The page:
After more than three months of rumors, community outrage, and dueling lease proposals, the U.S. Navy has announced it is not considering any sole-source lease proposals for its Annapolis property at Greenbury Point— not for a new golf course and not for a county-run public park.
Greenbury Point is owned by Naval Support Activity (NSA) Annapolis and used for military training activity including firearms ranges. When training isn’t underway, the Navy makes Greenbury Point’s walking trails available for hikers and dog walkers. Its waterfront is rich with wildlife and has stunning views of the Severn River, Whitehall Bay, and the Chesapeake Bay beyond.
The Naval Academy Golf Association, which runs a golf course exclusively for the USNA community and private members adjacent to Greenbury Point, proposed developing the land into a second 18-hole private golf course. When the proposal became public this spring, residents, environmental groups and some local lawmakers immediately railed against it.
A Facebook group formed in May called “Save Greenbury Point” has 2,400 members who share photos of wildlife sightings and historical articles on Greenbury Point’s origins—not to mention its three World War I-era radio towers that still remain as a landmark for navigating boats.
This past week, Anne Arundel County Executive Steuart Pittman sent a letter to NSA Annapolis Commanding Officer Capt. Homer Denius, Pittman asked for the agency to “allow Anne Arundel County to keep it as a conservation area, managed by our Department of Recreation and Parks through a long-term lease,” in hopes of preserving Greenbury Point as a place for the community to enjoy (when safe).
Just hours after Bay Bulletin asked the Navy for their response to Pittman’s letter and where the golf course proposal stood, they responded saying neither proposal is being considered anymore.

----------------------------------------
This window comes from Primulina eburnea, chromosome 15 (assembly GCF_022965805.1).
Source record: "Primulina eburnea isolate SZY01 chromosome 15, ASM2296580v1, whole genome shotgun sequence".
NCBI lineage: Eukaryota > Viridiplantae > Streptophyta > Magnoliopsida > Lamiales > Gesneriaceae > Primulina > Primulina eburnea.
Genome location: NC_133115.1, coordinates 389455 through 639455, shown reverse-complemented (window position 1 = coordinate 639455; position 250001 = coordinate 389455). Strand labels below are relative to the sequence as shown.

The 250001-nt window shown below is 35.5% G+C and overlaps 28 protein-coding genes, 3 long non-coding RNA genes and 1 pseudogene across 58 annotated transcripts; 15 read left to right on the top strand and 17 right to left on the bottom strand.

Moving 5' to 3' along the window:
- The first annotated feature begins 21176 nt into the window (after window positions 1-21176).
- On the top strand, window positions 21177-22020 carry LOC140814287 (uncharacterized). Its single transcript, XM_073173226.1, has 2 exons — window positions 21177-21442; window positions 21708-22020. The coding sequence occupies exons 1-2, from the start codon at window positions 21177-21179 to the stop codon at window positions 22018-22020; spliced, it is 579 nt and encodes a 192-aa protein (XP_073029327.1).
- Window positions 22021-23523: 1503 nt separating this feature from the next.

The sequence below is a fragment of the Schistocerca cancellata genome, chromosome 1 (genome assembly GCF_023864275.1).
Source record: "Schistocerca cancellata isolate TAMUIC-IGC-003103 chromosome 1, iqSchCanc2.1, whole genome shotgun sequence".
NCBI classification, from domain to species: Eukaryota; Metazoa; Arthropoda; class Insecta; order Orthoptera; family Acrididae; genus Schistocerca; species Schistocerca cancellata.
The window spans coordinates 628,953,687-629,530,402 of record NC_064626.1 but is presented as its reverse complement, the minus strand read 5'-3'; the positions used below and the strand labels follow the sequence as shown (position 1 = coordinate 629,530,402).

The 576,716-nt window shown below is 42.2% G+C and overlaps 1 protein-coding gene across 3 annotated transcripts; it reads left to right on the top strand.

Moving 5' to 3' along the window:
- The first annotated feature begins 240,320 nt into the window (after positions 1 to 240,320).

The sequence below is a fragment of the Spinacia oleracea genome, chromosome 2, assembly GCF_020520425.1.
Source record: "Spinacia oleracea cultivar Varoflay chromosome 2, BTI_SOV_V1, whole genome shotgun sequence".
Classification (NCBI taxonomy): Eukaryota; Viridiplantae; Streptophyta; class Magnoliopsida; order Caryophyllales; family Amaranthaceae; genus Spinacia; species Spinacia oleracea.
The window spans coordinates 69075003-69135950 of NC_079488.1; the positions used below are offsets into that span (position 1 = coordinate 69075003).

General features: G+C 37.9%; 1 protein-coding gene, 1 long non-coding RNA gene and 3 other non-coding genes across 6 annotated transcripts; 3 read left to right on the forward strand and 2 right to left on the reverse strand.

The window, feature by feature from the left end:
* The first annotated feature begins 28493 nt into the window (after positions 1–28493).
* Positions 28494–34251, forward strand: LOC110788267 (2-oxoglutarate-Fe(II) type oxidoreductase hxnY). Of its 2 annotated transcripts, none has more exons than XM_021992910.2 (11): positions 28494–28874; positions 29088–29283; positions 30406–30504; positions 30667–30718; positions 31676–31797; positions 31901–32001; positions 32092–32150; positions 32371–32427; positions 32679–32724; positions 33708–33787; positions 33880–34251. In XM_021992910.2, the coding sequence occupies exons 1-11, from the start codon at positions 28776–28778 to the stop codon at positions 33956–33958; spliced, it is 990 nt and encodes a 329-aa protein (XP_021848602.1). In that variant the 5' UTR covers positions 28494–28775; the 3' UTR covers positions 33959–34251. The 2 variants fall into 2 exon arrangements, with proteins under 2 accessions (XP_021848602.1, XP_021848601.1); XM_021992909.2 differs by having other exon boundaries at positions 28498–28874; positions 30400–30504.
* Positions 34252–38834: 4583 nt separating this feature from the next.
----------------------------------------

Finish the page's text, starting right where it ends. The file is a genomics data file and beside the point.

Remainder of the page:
“As of now, the Navy is not considering any sole source lease proposals for Greenbury Point. We received competing proposals from Anne Arundel County and the Naval Academy Golf Association for a sole source lease and management of Greenbury Point, which makes it no longer possible to consider either party’s request,” said Ed Zeigler, spokesman for Naval District Washington. “NSA Annapolis is currently evaluating the status and future of Greenbury Point in support of the mission of both the installation and the U.S. Naval Academy.”
On its Greenbury Point website, NSA Annapolis takes care to remind visitors that using the property for recreation is a privilege, not a right. ““Greenbury Point is a part of a naval installation and therefore is owned by the Navy. What I’d like everyone to know is that it might be federal property, but it does not mean it’s public. We maintain the property to serve and support NSA Annapolis’s mission. Since we have the opportunity to open to the public, I would like everyone to respect the property, its cleanliness, and the rules that are in place,” says Denius.
When the point was open this past Sunday, a group of volunteer naturalists spent four hours canvassing the trails and wetlands in an attempt to catalogue all the important species that call Greenbury Point home. The Greenbury Point Biodiversity Project, as they’re called, identified 68 different species just in those four hours. They will hold a larger “Bioblitz” this Saturday, Aug. 20, in which people will try to identify as many species as possible in a 12-hour window.
Chesapeake Conservancy was among the groups that threw support behind protecting Greenbury Point from development, along with the Severn River Association and Chesapeake Bay Foundation.
Joel Dunn, President & CEO of Chesapeake Conservancy says of the Navy’s latest announcement, “I am hopeful that this reflects a positive change of course for the Navy, but I know with absolute certainty that the community will continue to advocate strongly for the permanent conservation of Greenbury Point Conservation Area and for continued equitable public access until that outcome is achieved.”
-Meg Walburn Viviano